King Tut's glory bought at great human price

  • December 4, 2009
{mosimage}In the enormously rich drama of dynastic Egypt, the pharaoh Tutankamun played a very minor role. He was born around 1343 B.C., a century after the traditional date of Israel’s Exodus from Egyptian subjugation and during the period when the People of God were settling in Canaan. He assumed the crown of his politically troubled empire at age nine, and died when he was just 19. During his short reign, Tutankhamun (“living image of the god Amun”) appears to have backed a restoration of Egypt’s elaborate polytheism, which had been forcefully suppressed by his father, the pharaoh Akhenaten. If so, Tutankamun was still never forgiven for being the heretic Akhenaten’s son: His statues were defaced after his death and his name was largely written out of Egyptian history.

But despite his long obscurity, no ancient Egyptian is more popular today or more familiar to us than this royal young man. We know his serene and handsome face from the portrait-casket of solid gold that enclosed him in death. We know the games he liked to play, the beautiful wooden boxes he handled, even the bed he slept on. We know Tutankhamun so well because, in 1922, the British archeologist Howard Carter broke the seal on his tomb and found its treasury of grave-goods unplundered. The discovery of this trove of household furniture, jewellery, statuary and much else — interred for the king’s use in the afterlife — made headlines around the world. It also set in motion a wave of Egyptomania that persisted through the 1920s and, in some sense, has never subsided to this day.

The excellent exhibition called King Tut: The Golden King and the Great Pharaohs, now on view at the Art Gallery of Ontario , is the latest episode in the love affair between Tutankhamun and the modern public that has been going on for the last 90 years. Organized by the National Geographic Society and the government of Egypt, the show features more than 100 objects from Tut’s tomb and the graves of other Egyptian pharaohs and notables. Only a couple of these marvellous things came to Toronto in 1979 with the blockbuster, Treasures of Tutankhamun. Taken together, the works on display offer visitors a fresh glimpse of the splendour and artistic refinement of the pharaohs in various ages — upper-class fashion in furnishings and adornment changed very little during the millennia of Egyptian civilization — and many insights into the way these attractive people lived, what they loved and whom they worshipped.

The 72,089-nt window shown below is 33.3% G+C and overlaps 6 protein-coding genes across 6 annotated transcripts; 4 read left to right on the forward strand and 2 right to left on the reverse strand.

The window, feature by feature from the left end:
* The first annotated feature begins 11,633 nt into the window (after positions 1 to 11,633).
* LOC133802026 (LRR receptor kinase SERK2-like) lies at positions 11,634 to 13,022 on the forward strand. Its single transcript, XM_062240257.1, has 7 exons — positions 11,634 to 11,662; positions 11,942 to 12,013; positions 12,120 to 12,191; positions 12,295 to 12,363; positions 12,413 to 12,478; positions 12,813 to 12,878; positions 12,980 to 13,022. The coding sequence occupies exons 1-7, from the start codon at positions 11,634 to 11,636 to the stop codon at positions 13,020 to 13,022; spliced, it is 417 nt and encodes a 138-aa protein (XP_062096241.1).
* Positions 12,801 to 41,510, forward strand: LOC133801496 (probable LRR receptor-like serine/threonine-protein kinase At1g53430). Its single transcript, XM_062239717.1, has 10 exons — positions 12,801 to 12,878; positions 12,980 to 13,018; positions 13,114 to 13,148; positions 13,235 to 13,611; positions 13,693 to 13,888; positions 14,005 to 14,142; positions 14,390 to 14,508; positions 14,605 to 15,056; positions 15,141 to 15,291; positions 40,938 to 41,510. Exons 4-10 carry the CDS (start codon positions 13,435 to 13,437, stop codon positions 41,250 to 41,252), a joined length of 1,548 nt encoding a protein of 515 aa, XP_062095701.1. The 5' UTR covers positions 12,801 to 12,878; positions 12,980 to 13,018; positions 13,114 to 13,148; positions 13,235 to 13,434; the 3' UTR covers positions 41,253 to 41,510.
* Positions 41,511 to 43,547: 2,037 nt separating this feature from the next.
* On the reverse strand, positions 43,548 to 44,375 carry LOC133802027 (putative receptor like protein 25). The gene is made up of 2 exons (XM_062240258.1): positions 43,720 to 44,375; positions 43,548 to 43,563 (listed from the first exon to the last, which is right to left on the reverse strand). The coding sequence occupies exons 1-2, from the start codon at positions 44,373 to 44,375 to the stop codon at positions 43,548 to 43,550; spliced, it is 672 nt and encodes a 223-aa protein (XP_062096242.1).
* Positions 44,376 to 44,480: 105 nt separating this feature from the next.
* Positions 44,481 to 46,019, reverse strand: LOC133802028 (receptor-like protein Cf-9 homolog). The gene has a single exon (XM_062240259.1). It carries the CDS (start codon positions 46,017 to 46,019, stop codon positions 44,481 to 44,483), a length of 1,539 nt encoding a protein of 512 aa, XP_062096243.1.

There is much gold and gilt here, of course. (What would a Tut show be without lots of both?) A gold collar in the shape of a winged cobra, found in the wrappings around the boy-king’s mummy, is a superb example of Egyptian engraving, though even this piece of exquisite jewellery dims when seen alongside the gold sandals Tutankhamun wore in death. For those who come to this show looking for gold, however, the most memorable item will probably be the miniature coffin, made of the precious metal, carnelian and coloured glass, that depicts Tutankhamun as Osiris, the god of resurrection and rebirth.

Most objects presented here are of lighter stuff, and are more everyday. Boats, for example, were important to the Egyptians for commerce and travel in life and, in death, for the long journey of the deceased through the dangerous night-world to the place of eternal dawn. To equip Tutankhamun for his last adventure, his undertakers put into his tomb more than a dozen model boats made of painted wood. After he had undergone his resurrection, he would also need writing materials, a place to sleep, the companionship of the gods who look after the dead. Hence the presence, among the grave-goods here, of a slate scribe’s palette (with carved reed pens and pots for red and black ink), a fine bed with lions’ paws for feet, and sublime gilded wooden images of the divinities.

King Tut is a more subtle and more interesting show than Toronto’s Tutankhamun exhibition of 30 years ago — laid out better, larger and richer in artifacts, and, because it includes statuary, sumptuous jewellery and other specimens from several episodes in Egyptian history, more generous in terms of context. It tells a brilliant story, but an incomplete one.

For the other, darker side of Egyptian culture, we turn to the biblical account of Israel’s 400 years of bondage, pharaoh’s savage pursuit of Israel after the Exodus, the thundering witness of the Hebrew prophets against Egypt’s vanity and imperial overreach. Christians who know the Bible will find that viewing King Tut can be a bittersweet experience — a taste of high cultural attainment, surely, but an accomplishment, like every other glory of the ancient Mediterranean world, that was bought at a great price in human life and suffering.


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